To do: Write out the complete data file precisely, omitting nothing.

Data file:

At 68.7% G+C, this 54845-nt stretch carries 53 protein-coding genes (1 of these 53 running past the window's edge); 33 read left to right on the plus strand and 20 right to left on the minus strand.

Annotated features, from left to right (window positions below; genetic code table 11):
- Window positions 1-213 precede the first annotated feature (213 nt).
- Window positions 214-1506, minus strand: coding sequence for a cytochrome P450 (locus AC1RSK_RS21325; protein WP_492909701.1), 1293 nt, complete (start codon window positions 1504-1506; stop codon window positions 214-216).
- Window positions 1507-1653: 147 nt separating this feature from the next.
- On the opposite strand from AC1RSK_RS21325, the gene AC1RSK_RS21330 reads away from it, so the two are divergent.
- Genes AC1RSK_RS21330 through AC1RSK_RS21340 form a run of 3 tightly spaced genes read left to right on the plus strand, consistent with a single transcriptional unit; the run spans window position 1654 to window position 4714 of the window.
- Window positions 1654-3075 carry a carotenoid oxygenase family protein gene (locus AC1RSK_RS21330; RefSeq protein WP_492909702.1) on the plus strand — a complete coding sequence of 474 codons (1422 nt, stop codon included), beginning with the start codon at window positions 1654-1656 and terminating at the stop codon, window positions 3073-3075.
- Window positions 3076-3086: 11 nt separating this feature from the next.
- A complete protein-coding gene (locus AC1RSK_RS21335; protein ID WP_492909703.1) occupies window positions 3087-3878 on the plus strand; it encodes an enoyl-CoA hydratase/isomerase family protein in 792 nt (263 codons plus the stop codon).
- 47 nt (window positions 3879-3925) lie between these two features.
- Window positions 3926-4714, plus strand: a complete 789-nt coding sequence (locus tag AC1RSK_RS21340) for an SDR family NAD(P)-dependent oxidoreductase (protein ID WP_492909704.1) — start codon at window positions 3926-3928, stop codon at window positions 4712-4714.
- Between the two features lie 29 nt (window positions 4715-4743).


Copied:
At 68.7% G+C, this 54845-nt stretch carries 53 protein-coding genes (1 of these 53 running past the window's edge); 33 read left to right on the plus strand and 20 right to left on the minus strand.

Annotated features, from left to right (window positions below; genetic code table 11):
- Window positions 1-213 precede the first annotated feature (213 nt).
- Window positions 214-1506, minus strand: coding sequence for a cytochrome P450 (locus AC1RSK_RS21325; protein WP_492909701.1), 1293 nt, complete (start codon window positions 1504-1506; stop codon window positions 214-216).
- Window positions 1507-1653: 147 nt separating this feature from the next.
- On the opposite strand from AC1RSK_RS21325, the gene AC1RSK_RS21330 reads away from it, so the two are divergent.
- Genes AC1RSK_RS21330 through AC1RSK_RS21340 form a run of 3 tightly spaced genes read left to right on the plus strand, consistent with a single transcriptional unit; the run spans window position 1654 to window position 4714 of the window.
- Window positions 1654-3075 carry a carotenoid oxygenase family protein gene (locus AC1RSK_RS21330; RefSeq protein WP_492909702.1) on the plus strand — a complete coding sequence of 474 codons (1422 nt, stop codon included), beginning with the start codon at window positions 1654-1656 and terminating at the stop codon, window positions 3073-3075.
- Window positions 3076-3086: 11 nt separating this feature from the next.
- A complete protein-coding gene (locus AC1RSK_RS21335; protein ID WP_492909703.1) occupies window positions 3087-3878 on the plus strand; it encodes an enoyl-CoA hydratase/isomerase family protein in 792 nt (263 codons plus the stop codon).
- 47 nt (window positions 3879-3925) lie between these two features.
- Window positions 3926-4714, plus strand: a complete 789-nt coding sequence (locus tag AC1RSK_RS21340) for an SDR family NAD(P)-dependent oxidoreductase (protein ID WP_492909704.1) — start codon at window positions 3926-3928, stop codon at window positions 4712-4714.
- Between the two features lie 29 nt (window positions 4715-4743).